Interval Training Helps Build Cardiovascular Fitness

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Courtesy of PRWeb and Harvard Health Publications, please share your thoughts below…..

weightsInterval training means alternating between short bursts of intense exercise and brief periods of rest or less-intense activity. It builds cardiovascular fitness, but it does require exercisers to push their personal limit.

Wondering whether interval training is the best way to enhance your workout? Interval training simply means alternating between short bursts of intense exercise and brief periods of rest (or less-intense activity). The payoff is improved cardiovascular fitness.

“Aerobic or cardiovascular training is designed to develop a healthier heart and circulatory system,” explains Howard Knuttgen, research associate in physical medicine and rehabilitation at Harvard-affiliated Spaulding Rehabilitation Hospital, in the September 2015 issue of the Harvard Men’s Health Watch. “Some regimen of aerobic training is really essential to good health.”

Interval training requires the person to exercise for very brief periods at a higher intensity or velocity than he or she could otherwise sustain for five to 10 minutes before becoming exhausted, Knuttgen says. Here are a few ways to turn a typical moderate-intensity workout into a session of interval training:

Swimming. Swim one lap as fast as possible. Rest for about the same time as it took to swim the lap. Repeat.

Walking. Walk as fast as possible for a minute or two. Then walk at a leisurely pace for the same period. Repeat.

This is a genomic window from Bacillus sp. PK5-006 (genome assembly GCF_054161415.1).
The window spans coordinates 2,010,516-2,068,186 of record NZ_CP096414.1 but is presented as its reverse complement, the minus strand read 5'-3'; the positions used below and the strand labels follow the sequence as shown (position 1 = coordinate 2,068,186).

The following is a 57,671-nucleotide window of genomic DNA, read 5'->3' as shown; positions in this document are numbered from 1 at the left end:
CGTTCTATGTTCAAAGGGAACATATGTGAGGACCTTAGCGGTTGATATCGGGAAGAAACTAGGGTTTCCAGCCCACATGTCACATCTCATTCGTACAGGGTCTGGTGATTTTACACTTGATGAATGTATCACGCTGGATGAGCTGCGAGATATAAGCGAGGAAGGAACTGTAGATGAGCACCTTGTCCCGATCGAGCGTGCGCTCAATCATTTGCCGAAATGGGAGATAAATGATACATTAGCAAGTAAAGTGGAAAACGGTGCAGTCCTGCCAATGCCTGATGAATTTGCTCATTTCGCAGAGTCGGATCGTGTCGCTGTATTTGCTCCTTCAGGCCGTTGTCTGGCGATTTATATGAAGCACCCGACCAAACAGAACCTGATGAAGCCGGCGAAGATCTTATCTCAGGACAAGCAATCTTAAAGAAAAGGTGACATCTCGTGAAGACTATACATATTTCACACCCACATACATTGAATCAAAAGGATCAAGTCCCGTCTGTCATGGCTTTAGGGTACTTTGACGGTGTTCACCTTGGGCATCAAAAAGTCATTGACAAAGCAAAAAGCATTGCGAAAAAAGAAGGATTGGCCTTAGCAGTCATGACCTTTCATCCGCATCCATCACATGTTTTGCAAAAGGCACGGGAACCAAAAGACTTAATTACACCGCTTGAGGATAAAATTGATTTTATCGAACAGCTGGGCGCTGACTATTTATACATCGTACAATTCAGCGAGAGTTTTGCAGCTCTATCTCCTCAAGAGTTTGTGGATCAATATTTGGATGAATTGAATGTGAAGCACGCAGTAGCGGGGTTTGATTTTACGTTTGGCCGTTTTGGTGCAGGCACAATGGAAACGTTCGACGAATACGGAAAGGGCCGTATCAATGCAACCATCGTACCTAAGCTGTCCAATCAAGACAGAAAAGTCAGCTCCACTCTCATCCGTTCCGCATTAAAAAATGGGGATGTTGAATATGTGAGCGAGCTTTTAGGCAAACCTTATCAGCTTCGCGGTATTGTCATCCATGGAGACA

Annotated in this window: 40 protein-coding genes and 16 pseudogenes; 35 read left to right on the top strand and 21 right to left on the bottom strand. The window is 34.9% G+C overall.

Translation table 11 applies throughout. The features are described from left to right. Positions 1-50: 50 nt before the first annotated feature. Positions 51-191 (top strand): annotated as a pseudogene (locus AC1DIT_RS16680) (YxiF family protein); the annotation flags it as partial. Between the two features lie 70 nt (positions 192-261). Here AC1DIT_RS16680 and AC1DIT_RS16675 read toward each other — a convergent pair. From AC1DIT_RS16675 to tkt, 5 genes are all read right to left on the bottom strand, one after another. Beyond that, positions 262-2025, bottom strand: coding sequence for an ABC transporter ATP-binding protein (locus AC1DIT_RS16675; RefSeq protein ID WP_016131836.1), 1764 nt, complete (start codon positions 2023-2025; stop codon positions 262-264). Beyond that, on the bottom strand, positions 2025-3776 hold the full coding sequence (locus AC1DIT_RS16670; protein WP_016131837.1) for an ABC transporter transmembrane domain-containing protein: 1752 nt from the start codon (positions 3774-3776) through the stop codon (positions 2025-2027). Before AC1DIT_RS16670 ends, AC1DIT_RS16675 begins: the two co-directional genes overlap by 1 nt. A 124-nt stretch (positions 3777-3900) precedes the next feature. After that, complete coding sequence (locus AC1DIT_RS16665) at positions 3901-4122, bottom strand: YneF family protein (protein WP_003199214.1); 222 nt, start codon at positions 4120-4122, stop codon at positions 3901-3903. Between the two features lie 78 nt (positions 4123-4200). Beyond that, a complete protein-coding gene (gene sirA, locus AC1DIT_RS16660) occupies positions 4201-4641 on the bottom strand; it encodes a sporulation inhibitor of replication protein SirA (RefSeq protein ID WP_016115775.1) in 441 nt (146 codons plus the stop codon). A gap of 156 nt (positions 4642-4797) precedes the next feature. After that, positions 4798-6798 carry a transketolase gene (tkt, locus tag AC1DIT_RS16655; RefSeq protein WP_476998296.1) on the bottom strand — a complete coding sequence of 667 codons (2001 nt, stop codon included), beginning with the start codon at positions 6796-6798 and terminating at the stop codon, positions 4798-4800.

Gym machines. Treadmills, elliptical trainers, and stationary bicycles often have a built-in interval training function to put gym-goers through their paces.

Read the full-length article: “Interval training for a stronger heart”

Also in the September 2015 issue of the Harvard Men’s Health Watch:

* How to lower blood pressure without more pills

* The truth about how much water you need every day

* New guidance on how to overcome spine-related back pain

* Influenza vaccination tips

The Harvard Men’s Health Watch is available from Harvard Health Publications, the publishing division of Harvard Medical School, for $20 per year. Subscribe at http://www.health.harvard.edu/mens or by calling 877-649-9457 (toll-free).

Media: Contact Kristen Rapoza for a complimentary copy of the newsletter, or to receive our press releases directly.

Dietary Guidelines For Cardiovascular Disease

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This article is courtesy of PRWeb, please share your thoughts below…..although from August, it has a lot of valuable information…..

saladplateMore than 400 clinicians now hold a solution to help their patients combat the early signs and advanced stages of cardiovascular disease, the leading cause of death worldwide.

The nonprofit Physicians Committee concludes its third annual International Conference on Nutrition in Medicine (ICNM), accredited by the George Washington University School of Medicine and Health Sciences (GWSMHS), in Washington this weekend, led by an international panel of 21 cardiovascular disease researchers.

“We’re offering a scientifically proven way to save lives and curb skyrocketing health care costs,” says conference host Neal Barnard, M.D., president and founder of the Physicians Committee and an adjunct associate professor of medicine with the GWSMHS. “A dietary intervention treats both the symptoms and root cause of heart disease, which can start in utero.”

The Dietary Guidelines for Atherosclerosis Treatment and Prevention, available at 2 p.m. EST on Aug. 1, compiles key information from panelists, including findings from the Bogalusa Heart Study from Gerald Berenson, M.D., with Tulane University’s Center for Cardiovascular Health, to the effectiveness of a plant-based dietary intervention for cardiovascular disease treatment from both Kim Williams, M.D., president of the American College of Cardiology, and Caldwell Esselstyn, M.D., with the Cleveland Clinic Wellness Institute.

Dr. Barnard and David Katz, M.D., with Yale University’s Prevention Research Center, break down nutrition myths that surround dietary cholesterol and saturated fat, while Leena I. Kauppila, M.D., from Terveystalo Healthcare, and Stephen L. Kopecky, M.D., with the Mayo Clinic College of Medicine, discuss back pain and erectile dysfunction, two underlying symptoms of heart disease.